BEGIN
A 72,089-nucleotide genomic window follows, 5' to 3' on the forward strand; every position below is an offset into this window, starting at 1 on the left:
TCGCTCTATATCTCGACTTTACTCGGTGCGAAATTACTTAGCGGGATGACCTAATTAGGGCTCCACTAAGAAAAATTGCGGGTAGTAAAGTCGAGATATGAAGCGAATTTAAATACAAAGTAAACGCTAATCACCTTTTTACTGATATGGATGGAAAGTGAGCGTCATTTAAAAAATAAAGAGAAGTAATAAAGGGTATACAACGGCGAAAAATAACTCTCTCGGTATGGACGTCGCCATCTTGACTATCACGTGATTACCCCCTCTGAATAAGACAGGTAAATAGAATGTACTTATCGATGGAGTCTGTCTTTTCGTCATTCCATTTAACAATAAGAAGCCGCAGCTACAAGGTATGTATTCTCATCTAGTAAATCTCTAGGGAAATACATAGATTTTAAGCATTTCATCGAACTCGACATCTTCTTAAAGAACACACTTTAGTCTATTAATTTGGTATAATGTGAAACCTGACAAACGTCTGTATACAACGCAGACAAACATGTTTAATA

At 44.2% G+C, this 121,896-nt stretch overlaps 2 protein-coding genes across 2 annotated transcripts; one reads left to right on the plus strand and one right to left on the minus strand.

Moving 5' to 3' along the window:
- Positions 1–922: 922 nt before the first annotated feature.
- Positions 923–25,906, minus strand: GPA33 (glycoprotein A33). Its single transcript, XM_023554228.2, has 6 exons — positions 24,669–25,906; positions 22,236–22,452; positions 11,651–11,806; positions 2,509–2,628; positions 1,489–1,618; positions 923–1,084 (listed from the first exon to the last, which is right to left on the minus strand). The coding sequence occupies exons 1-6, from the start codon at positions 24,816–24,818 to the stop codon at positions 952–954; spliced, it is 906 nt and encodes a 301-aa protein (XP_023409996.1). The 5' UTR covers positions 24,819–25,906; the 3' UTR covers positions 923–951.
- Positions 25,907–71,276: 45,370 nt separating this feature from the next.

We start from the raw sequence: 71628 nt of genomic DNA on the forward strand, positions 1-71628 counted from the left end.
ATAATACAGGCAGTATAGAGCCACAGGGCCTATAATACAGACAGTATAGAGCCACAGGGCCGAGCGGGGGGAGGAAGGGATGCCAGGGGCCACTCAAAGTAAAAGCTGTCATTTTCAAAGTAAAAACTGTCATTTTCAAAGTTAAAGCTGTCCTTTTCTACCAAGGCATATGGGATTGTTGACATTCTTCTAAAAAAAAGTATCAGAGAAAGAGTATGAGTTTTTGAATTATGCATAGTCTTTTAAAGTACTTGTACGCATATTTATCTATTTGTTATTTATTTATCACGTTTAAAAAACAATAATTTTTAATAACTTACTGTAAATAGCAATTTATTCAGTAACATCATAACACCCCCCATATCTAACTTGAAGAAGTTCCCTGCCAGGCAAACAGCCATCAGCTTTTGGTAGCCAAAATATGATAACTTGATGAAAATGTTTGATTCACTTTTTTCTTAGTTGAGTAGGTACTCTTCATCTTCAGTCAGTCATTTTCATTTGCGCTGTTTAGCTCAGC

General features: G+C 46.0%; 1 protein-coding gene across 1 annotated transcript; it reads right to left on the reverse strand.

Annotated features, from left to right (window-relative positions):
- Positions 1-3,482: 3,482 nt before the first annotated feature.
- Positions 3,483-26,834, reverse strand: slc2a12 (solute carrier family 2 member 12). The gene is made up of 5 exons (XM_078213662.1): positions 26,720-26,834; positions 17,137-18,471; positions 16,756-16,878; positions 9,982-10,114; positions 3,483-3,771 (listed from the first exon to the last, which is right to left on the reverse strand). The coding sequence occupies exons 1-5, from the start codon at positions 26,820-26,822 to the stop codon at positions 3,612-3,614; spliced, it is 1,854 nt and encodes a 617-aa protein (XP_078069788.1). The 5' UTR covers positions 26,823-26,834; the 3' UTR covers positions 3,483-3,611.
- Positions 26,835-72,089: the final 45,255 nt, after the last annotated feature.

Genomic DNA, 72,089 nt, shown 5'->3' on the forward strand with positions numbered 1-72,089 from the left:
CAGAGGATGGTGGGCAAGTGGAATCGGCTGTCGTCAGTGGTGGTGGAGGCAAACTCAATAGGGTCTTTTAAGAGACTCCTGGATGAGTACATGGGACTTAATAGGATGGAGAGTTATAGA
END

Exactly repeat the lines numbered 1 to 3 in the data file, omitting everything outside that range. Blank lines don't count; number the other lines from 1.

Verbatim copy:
A 72,089-nucleotide genomic window follows, 5' to 3' on the forward strand; every position below is an offset into this window, starting at 1 on the left:
TCGCTCTATATCTCGACTTTACTCGGTGCGAAATTACTTAGCGGGATGACCTAATTAGGGCTCCACTAAGAAAAATTGCGGGTAGTAAAGTCGAGATATGAAGCGAATTTAAATACAAAGTAAACGCTAATCACCTTTTTACTGATATGGATGGAAAGTGAGCGTCATTTAAAAAATAAAGAGAAGTAATAAAGGGTATACAACGGCGAAAAATAACTCTCTCGGTATGGACGTCGCCATCTTGACTATCACGTGATTACCCCCTCTGAATAAGACAGGTAAATAGAATGTACTTATCGATGGAGTCTGTCTTTTCGTCATTCCATTTAACAATAAGAAGCCGCAGCTACAAGGTATGTATTCTCATCTAGTAAATCTCTAGGGAAATACATAGATTTTAAGCATTTCATCGAACTCGACATCTTCTTAAAGAACACACTTTAGTCTATTAATTTGGTATAATGTGAAACCTGACAAACGTCTGTATACAACGCAGACAAACATGTTTAATA

At 44.2% G+C, this 121,896-nt stretch overlaps 2 protein-coding genes across 2 annotated transcripts; one reads left to right on the plus strand and one right to left on the minus strand.